Making friends when you are travelling is not difficult, in many cases all you have to do is say hello, and backpackers are a notoriously friendly bunch! But if you aren’t use to travelling on your own and are nervous about meeting people or maybe you are a little shy, then organised tours can give you the perfect opportunity to meet new people and bond with them over a shared experience, and you really can bond quickly on short tours like these where you are all thrown together. And even if you are travelling as a couple then organised group tours can give you that chance to step out of your comfort zone and talk to somebody other than your partner, and after a few months of travelling in each others company, that is the sort of thing that can often save relationships!
Shortcut to the highlights.
A good tour group with a good guide will let you get to the best of a destination far more quickly than you probably would have been able to do it yourself. Local guides know the destination best, and have spent years honing their knowledge. It is a mine of experience that is worth tapping.
A safe back up.
One major advantage of taking an organised tour, especially if you are trekking somewhere remote, is access to quick and easy back up if anything goes wrong, because the local guides will have access to a network that you simply won’t. I always remember a jungle trek in northern Thailand with a small group of people from both mine and a neighbouring hostel where a woman fell and sprained her ankle pretty badly. The ankle was okay and we could have got her out of there but our guides arranged a detour to a small village where a car met us to take her back to Chiang Mai. Those small details that you might not even realise you are getting with an organised tour can make a huge difference.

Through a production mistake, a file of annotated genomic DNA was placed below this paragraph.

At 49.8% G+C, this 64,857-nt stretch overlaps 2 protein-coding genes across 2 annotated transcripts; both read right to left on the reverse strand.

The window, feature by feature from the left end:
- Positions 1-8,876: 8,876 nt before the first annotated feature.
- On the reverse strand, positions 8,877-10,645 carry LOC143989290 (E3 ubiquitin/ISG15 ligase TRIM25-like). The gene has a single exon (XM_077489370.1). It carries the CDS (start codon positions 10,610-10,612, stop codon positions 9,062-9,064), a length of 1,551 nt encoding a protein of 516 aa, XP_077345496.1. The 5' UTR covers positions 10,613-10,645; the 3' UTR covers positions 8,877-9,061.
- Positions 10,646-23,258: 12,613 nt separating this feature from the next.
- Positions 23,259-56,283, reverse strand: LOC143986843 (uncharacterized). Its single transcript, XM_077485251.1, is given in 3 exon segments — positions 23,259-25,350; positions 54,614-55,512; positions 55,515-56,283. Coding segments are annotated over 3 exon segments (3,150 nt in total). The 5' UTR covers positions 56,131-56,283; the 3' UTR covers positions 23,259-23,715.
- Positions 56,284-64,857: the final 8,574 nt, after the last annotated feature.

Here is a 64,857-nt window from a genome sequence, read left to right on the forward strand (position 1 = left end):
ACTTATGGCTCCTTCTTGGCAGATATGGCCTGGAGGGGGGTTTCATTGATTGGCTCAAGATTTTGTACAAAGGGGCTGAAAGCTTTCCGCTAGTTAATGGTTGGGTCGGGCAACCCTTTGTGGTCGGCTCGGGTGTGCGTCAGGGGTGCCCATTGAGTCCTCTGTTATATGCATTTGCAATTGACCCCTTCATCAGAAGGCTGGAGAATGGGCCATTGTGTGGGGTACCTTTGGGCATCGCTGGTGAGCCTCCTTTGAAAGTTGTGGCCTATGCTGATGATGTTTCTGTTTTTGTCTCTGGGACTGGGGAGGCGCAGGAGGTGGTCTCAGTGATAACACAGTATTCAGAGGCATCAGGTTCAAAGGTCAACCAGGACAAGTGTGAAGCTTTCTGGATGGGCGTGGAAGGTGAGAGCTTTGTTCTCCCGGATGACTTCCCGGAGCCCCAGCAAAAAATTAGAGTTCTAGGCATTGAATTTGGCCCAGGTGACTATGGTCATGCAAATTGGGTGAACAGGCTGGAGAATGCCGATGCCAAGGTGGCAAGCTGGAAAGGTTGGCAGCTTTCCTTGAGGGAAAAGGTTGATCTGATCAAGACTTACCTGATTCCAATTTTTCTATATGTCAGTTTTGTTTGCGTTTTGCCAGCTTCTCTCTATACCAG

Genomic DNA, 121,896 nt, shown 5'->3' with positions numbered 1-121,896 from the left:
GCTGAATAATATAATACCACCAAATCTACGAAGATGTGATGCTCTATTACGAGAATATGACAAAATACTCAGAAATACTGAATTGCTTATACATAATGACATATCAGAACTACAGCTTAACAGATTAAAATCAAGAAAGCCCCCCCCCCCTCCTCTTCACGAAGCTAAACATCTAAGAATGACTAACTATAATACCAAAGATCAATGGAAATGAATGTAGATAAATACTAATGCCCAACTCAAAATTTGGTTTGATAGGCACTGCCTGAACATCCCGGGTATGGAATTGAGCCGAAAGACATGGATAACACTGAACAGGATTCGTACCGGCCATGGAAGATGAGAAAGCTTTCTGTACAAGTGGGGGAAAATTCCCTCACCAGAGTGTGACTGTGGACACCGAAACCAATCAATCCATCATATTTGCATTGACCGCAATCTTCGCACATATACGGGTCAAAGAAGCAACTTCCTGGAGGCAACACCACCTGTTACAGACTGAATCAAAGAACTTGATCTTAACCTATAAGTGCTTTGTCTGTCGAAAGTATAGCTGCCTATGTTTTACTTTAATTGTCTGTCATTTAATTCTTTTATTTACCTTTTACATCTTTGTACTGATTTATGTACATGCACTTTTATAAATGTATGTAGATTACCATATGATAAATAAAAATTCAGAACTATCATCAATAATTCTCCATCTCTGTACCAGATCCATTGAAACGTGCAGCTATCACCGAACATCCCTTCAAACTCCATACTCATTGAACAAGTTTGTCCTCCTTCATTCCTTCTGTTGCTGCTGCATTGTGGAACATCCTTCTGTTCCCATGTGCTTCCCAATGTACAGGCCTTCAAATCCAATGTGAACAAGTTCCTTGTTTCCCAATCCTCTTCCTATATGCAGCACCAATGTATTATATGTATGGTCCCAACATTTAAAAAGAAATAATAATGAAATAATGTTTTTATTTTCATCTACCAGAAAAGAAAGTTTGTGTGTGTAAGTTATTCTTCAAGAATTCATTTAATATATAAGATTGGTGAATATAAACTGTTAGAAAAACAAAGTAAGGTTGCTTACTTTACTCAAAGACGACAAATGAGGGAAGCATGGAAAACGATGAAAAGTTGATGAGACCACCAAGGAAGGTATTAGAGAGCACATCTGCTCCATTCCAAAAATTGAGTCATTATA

Going on a tour doesn’t make you a ‘failed backpacker’ and just because you travel independently that doesn’t mean you can’t join a group from time to time either.
I would never really go as far to say mass package tourism or package tours are a good thing completely because independent travel just cannot be beaten, and there are definitely package tour operators to avoid, but sometimes, just sometimes, backpackers can have the best of both worlds.
Just pick an operator that works closely with local communities, uses local guides where one is necessary or supports local businesses, and allows you to choose the level of independence you like.